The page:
Americans who serve in the United States Armed Forces make sacrifices for the common good, and they are often asked to complete very difficult tasks. In return, they receive some valuable benefits that can set a service member up for a comfortable retirement.
One of them is the retirement pension that veterans can receive after a minimum of 20 years of service. The amount of the payout increases if you stay in longer than 20 years, so an individual could stay in the service until he or she is eligible to collect Social Security.
They would then receive two different streams of income during retirement along with Medicare and military health care benefits. Another possibility would be to retire from the military after 20 years and then get a job in the civilian world. This would also lead to a comfortable retirement.
Special Pension for Wartime Veterans
There is another veterans pension that flies under the radar, and you do not have to serve for a particularly long period of time to qualify. This pension is available to veterans that have served for a minimum of 90 days with at least one day of wartime service.
The pension is only available to people that are 65 years of age and older and younger veterans that have disabilities. It is intended for people who have a certain level of financial need so there is net worth limit that stands at $129,094 in 2020.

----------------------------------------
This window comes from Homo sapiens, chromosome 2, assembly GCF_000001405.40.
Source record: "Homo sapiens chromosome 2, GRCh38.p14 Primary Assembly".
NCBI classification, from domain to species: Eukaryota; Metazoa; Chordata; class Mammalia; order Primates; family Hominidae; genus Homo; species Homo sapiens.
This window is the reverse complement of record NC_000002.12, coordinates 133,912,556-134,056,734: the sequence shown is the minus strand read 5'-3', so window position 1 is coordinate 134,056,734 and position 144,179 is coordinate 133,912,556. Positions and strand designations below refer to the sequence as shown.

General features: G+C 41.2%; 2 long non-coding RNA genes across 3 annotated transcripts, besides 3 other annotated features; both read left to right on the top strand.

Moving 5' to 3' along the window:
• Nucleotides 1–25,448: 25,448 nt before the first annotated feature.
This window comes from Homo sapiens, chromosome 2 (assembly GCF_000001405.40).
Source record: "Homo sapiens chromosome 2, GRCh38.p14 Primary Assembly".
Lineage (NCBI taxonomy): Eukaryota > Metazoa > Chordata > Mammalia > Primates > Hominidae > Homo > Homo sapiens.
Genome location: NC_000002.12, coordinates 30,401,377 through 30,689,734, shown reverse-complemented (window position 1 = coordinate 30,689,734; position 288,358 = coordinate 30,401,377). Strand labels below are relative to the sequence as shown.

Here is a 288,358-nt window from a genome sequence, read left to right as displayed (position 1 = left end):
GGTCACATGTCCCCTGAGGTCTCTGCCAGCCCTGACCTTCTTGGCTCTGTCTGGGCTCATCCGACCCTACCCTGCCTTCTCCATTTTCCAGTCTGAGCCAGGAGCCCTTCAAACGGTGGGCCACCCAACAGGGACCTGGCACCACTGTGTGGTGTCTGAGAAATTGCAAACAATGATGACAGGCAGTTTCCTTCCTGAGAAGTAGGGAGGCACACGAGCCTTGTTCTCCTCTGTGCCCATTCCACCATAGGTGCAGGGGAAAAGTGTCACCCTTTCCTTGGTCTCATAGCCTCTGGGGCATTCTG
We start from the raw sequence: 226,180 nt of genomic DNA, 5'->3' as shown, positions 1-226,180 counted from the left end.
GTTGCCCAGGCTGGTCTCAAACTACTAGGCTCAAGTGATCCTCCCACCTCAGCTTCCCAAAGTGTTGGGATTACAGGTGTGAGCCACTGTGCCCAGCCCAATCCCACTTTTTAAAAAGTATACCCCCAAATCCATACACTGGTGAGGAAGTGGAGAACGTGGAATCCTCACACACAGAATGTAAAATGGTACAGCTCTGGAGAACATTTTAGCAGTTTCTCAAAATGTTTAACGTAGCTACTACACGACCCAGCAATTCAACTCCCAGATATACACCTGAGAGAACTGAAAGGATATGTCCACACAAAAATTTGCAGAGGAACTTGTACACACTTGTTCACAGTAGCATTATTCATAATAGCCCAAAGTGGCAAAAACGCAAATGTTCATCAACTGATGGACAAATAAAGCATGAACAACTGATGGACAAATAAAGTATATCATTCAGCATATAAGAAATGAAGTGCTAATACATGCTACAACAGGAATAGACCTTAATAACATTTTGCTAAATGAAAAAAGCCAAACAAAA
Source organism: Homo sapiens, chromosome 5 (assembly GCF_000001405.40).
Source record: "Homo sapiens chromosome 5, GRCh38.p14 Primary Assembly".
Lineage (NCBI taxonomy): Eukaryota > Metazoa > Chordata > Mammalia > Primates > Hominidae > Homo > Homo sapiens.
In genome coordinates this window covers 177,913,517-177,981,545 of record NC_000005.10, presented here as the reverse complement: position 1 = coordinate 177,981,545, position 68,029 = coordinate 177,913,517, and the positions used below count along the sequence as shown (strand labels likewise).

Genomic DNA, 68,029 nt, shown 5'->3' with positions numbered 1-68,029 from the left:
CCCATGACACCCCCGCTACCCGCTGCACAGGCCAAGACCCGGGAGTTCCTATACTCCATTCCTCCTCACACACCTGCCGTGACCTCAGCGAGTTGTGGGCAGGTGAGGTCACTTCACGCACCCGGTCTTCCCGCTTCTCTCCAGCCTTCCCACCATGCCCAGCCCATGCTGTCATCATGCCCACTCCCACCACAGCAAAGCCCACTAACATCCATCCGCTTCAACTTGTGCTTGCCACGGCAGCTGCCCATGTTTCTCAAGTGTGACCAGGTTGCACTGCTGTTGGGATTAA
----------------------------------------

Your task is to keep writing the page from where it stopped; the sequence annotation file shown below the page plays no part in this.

It should be noted that your home is generaally not considered to be a countable asset, and a motor vehicle is exempt. Household items and personal effects are not counted either so there is some latitude.
Up until a couple of years ago, you could just give away assets to loved ones to qualify for this benefit. This is no longer possible because there is a three-year look back period. If you give gifts within three years of your application submission, it will be denied.
The maximum annual benefit for a single veteran is $13,752 this year. There are two other categories that increase the amount of the benefit. If you are disabled and housebound, you could get the housebound addition to the improved pension which would bring the maximum benefit up to $16,805.
You would have to prove that you do in fact need help with your activities of daily living. If you qualify for Aid and Attendance, you could receive as much as $22,939 a year.
For married people, the max benefit is $18,008 for the core veteran special pension. The figure for housebound benefit recipients is $21,063, and Aid and Attendance recipients can get up to $27,195 annually.
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